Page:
The mother then began praising her daughter, who helps a lot at home, volunteers for our school’s chessed program, does well in school, meets friends and talks on the phone with them, and yet still has free time on her hands. “Listen,” she said to me, a bit hesitantly, “the truth is that I don’t really need my daughter’s help in the house. We’re not such a big family—” (Ayala had changed what the mother had actually said, the fact that she was a stay-at-home mom, and that her daughter was an only girl and, in fact, the only child at home, to “we’re not a large family,” because how many other girls were there in the class who had such a situation? Very few—if any.) “—and I imagine that in other homes, the girls don’t have much free time. But perhaps you can give my daughter some extra credit work, or something like that, to keep her busy?”

The mother sounded very sincere, but I know that the daughter is not the type who would enjoy doing challenging extra work. She has to invest a lot into her schoolwork in order to get good marks, and I don’t think she’s looking to take on more. (Ayala thought she could keep this sentence in, as it applied to more than half the class!)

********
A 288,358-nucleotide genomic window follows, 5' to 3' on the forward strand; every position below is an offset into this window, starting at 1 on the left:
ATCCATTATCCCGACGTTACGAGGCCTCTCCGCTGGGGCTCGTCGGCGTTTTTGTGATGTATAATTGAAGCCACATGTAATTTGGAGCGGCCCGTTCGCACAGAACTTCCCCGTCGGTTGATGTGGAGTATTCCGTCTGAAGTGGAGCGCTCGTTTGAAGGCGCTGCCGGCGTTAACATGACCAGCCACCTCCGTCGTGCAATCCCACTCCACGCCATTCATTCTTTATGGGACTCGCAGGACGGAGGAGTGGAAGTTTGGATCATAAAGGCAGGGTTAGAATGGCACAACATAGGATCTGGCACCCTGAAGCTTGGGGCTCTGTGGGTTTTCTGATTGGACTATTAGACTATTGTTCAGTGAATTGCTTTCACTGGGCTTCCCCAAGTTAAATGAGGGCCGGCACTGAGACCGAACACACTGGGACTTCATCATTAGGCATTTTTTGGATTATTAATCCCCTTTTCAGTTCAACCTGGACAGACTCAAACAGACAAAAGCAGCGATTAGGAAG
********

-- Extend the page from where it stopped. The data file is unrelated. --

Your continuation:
I told the mother that extra credit assignments and enrichment work are important and can be assigned occasionally, but they are not a permanent solution. “And nothing will happen if the girls relax a little here and there,” I said. “Don’t worry; the years will come, b’ezras Hashem, when your daughter won’t know what to do first, she’ll be so busy. Right?” I turned to the daughter, who smiled.

“Meanwhile,” I continued, “there are books, clubs, lecture tapes, and crafts out there, which your daughter can take advantage of. And, of course, she can help out a little more at home and study a bit harder for her tests.” Again I addressed my student.

The mother smiled and said that I was absolutely right. Then we parted ways.

That evening, the phone rang. It was the father of that same student on the line.

“I just wanted to correct something that you told my wife,” he said to me cordially. “I think that resting and relaxing at this age are not such good things, Mrs. Dinner. Boredom and idleness are a source of lots of problems.”

I told him that of course I agreed with him, and that what I was referring to when I spoke to his wife was only the occasional relaxing—not relaxing on a regular basis.

He listened to me politely and then said, “Perhaps you should explain this to the girls who complain about the workload being too much. Explain to them that the workload is for their benefit, and don’t apologize and say that there is no choice and that’s why they have to take tests.”

I agreed with him again. Of course he was right; but I don’t know how many grumbling fifteen-year-old girls would accept this kind of response…

The words were left hanging, without a concluding sentence. The most suitable sentence to end the entry would have been something like, “And finally, I understood why this student is always so anxious and tense.” But Ayala wouldn’t write that.